By: Karim Mostafa

Journalists See Attitude Shift

Looking back, perhaps the only clear winner of the Seattle strike was the Internet.
As the newspapers resume normal operations, there are indications that the Web’s
role during the strike could bring changes in the papers’ newsrooms.

“[] was better than it’s ever been,” said Nancy Bruner, vice
president of new media at the newspaper. “We were focused on publishing
information when we had it, where we could.” For The Seattle Times, that
often meant publishing information online since the strike had moved print
deadlines forward.

At, General Manager Lee Rozen said that despite less content from
reporters, “We went to very heavy updating every few minutes for 12 hours a day.
We focused on that much harder.” Rozen also launched online forums during the
strike, even though they were scheduled to appear later, since he thought users
might want to say their share.

For the strikers, the Web was the driver, since the print edition of the strike paper
came out only three times a week. “The Web site would be the primary product,”
said Chuck Taylor, the aerospace reporter at the Times who served as
managing editor of the strikers’ Union Record.

Both Rozen and Bruner said that the strike didn’t affect traffic at their Web sites,
which work together to produce regional portal Traffic dropped
slightly in the second half of December, as it typically does.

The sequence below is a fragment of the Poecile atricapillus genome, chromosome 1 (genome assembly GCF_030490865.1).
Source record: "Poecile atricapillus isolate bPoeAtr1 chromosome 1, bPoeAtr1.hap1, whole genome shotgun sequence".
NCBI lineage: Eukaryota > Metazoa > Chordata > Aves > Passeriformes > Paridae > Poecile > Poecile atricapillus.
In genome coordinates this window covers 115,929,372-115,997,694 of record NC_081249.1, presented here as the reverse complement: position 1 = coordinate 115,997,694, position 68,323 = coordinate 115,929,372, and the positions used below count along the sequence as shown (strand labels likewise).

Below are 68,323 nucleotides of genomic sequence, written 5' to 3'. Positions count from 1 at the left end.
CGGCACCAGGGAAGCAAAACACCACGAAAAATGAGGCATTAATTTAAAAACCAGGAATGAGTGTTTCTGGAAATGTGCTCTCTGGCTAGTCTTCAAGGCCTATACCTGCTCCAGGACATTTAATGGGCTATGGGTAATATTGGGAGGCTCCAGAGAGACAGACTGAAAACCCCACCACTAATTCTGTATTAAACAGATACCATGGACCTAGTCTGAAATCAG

But the strikers’ did attract a hefty online audience that averaged
50,000 page views a day, according to Taylor. Initially traffic was much higher
due to the publicity surrounding the strike, but users settled in to find other stories
going beyond the strike, covering the Seattle community and its sports.

Taylor said aimed to compete directly with the Times
and Post-Intelligencer. He said routinely held Web
stories until the evening so that the newspapers couldn’t chase them down in time
for their print editions. “Naturally, [the site] was a weapon of the strike,” Taylor

Joy Nieman, a Web site editor at and an online news editor at, said, “[The strike] taught the newspaper people a lot about the
Web.” At the Union Record operations, journalists wrote for the Web
first, then for print, she said.

“Several people said that working on the Union Record demystified the
whole Web experience for them,” said Nieman, who was one of only six online
employees in the Times newsroom who were also members of the
Newspaper Guild. “I’m hoping to bring that [mindset] back to the newspaper,” she

Managers left behind in the newsrooms may also see things differently. Editors
who stepped down to fill reporting positions, “by necessity, came to view as their best outlet,” said Stanley Farrar, managing editor of
online news at the Times. He stayed on in the paper’s newsroom during
the strike. updated stories more frequently and broke more stories online,
according to Bruner. One evening, when news from an evening Seattle Mariners
game didn’t make the earlier print deadlines, the story went online the same night.
And the paper’s print readers found a notice to check out the game’s update on

“It was a wonderful paradigm shift,” Bruner said. “We tried to change people’s
approach by saying ‘Think of online as the primary focus of what you do.'” And
people finally understood that with the Web, there were no router issues, no
deadline issues, and no space limitations, said Bruner.

“We got a lot of positive reaction from users,” Farrar said. “It was so successful in
many ways, that we think it will stick.”

Taylor added, “My hunch is that we’ll all be a little more willing to get up stories
on the Web site during the day.”

Karim Mostafa ( is associate editor for E&P Online.

Copyright 2001, Editor & Publisher.

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